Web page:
Is Bamboo Fabric Sustainable?

What a great question! There are so many aspects involved in creating sustainable fashion. It is so important to understand the whole garment production process before we label any fabric as sustainable or environmentally friendly. Undress acknowledges that there are positives and negatives to the production of bamboo fabrics.

In terms of the positives, bamboo is the fastest growing plant on the planet (some species growing three feet in a day). This makes Bamboo one of the most easily renewed natural resources the world has to offer. The plant is able to grow in a variety of climates and can thrive in regions where drought causes other crops to fail. When harvested the bamboo roots remain in place, preventing erosion of soil and retaining vital nutrients and moisture for the next crop. The plant’s extensive root system allows the harvested plant to grow a new shoot and requires no additional planting or cultivation. Another positive in regards to bamboo farming is that the plant requires no agricultural chemicals to thrive. Unlike cotton, which is one of the most intensely sprayed crops in the world and rapidly depletes the soil’s nutrients. 

While there are no chemicals added to the environment through the farming of bamboo, there are chemical manufacturing processes in the fiber creations stage. Many of these chemical processing methods are not environmentally friendly. However, there are some methods that are more eco-friendly than others. Chemical processing of bamboo fibers involves “cooking” the fiber to create a kind of regenerated cellulose fiber. It is important to note that all parts of the bamboo plant are used in the process of turning it into fabric. At present, the most environmentally friendly chemical production is the Lyocell process. Lyocell is defined as a cellulose fabric made by an organic solvent spinning process. The chemicals used in this processing method are non-toxic and much safer for humans. In this process 99.5% of the chemicals used are actually captured in a close-loop container. These chemicals can then be recycled with minimal amounts being released into the environment, avoiding air and water pollution. There is also an non-chemical production method for processing bamboo fibres! The mechanical process whilst labour intensive is very eco-friendly and similar to the manufacturing of flax or hemp cloth. Essentially the bamboo plant is crushed into a pulp and the bamboo’s natural enzymes are used to form a mushy substance of which fibers can be combed out and then spun into yarn.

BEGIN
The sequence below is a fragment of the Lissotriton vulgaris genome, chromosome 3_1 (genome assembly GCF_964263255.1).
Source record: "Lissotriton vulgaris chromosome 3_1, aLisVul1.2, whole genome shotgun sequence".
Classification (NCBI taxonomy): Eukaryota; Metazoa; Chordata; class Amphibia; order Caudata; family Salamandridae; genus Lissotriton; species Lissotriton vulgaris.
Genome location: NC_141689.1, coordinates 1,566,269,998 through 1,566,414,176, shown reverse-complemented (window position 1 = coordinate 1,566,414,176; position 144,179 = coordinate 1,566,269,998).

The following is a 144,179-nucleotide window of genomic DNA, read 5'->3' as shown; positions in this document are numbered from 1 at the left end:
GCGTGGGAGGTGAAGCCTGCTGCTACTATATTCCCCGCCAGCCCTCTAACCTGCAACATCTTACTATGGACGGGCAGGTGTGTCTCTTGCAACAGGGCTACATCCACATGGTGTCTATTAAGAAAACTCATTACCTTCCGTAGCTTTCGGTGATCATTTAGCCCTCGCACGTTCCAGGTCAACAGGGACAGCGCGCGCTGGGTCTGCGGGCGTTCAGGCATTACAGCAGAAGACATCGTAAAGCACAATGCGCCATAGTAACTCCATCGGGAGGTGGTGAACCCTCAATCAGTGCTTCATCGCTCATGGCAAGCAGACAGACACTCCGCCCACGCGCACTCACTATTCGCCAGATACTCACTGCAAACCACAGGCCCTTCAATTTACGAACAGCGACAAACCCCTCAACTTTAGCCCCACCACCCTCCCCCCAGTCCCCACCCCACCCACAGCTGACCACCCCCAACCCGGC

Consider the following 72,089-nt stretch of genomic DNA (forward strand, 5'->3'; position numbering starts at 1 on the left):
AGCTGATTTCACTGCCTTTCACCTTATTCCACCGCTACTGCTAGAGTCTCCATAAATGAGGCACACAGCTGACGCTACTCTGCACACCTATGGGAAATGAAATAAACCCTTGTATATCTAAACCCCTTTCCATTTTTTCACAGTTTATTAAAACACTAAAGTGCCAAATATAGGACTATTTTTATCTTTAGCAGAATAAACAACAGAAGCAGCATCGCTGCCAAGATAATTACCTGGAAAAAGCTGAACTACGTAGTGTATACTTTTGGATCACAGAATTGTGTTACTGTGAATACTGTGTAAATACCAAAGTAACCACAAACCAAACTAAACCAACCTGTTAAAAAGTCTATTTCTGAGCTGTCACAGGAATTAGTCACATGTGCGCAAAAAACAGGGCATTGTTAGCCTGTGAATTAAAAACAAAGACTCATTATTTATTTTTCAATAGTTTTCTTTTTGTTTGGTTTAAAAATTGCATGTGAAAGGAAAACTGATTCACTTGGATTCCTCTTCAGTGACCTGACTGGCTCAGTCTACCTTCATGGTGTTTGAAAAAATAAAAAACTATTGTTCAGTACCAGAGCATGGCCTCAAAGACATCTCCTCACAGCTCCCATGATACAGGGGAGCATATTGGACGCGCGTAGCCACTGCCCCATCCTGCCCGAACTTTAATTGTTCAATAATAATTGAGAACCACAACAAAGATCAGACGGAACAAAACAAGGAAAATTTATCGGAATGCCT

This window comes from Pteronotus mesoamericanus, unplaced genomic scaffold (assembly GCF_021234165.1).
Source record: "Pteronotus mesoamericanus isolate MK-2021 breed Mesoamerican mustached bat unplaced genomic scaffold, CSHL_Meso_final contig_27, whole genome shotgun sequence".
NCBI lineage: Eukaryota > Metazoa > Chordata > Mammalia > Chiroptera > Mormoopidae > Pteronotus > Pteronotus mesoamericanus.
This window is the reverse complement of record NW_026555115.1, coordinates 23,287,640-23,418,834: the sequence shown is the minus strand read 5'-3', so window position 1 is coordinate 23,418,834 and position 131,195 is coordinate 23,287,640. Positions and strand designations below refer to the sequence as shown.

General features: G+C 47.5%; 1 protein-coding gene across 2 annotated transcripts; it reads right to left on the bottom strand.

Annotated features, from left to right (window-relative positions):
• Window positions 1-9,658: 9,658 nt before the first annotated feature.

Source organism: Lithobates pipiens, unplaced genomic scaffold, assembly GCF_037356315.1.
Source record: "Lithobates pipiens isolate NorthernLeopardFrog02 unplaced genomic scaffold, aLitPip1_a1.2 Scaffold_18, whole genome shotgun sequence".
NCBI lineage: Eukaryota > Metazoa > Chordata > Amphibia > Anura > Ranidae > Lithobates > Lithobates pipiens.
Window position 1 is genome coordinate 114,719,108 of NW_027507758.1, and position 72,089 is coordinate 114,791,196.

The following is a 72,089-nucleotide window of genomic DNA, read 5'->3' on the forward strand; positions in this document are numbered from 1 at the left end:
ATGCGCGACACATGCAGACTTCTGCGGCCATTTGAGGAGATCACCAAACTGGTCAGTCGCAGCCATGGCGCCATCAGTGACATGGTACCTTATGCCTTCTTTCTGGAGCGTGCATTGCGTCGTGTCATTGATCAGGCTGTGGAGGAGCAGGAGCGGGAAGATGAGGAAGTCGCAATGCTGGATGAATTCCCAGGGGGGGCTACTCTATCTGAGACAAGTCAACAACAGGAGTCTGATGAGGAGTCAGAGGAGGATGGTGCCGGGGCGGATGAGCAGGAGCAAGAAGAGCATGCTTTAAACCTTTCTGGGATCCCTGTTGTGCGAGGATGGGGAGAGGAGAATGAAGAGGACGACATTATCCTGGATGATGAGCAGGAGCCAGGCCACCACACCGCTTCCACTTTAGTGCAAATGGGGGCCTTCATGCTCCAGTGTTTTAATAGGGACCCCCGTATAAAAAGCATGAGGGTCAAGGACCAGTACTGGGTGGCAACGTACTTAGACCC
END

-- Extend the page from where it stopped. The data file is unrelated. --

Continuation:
As we pursue a sustainable a sustainable future we must encourage those that are working to creative positive solutions to complex problems. Right now the sustainable fashion industry are innovating and developing better fiber production methods. Here at Undress we recognises that while the current methods of bamboo production is not perfect, they are certainly a step in the right direction. 

Beth MorrisonComment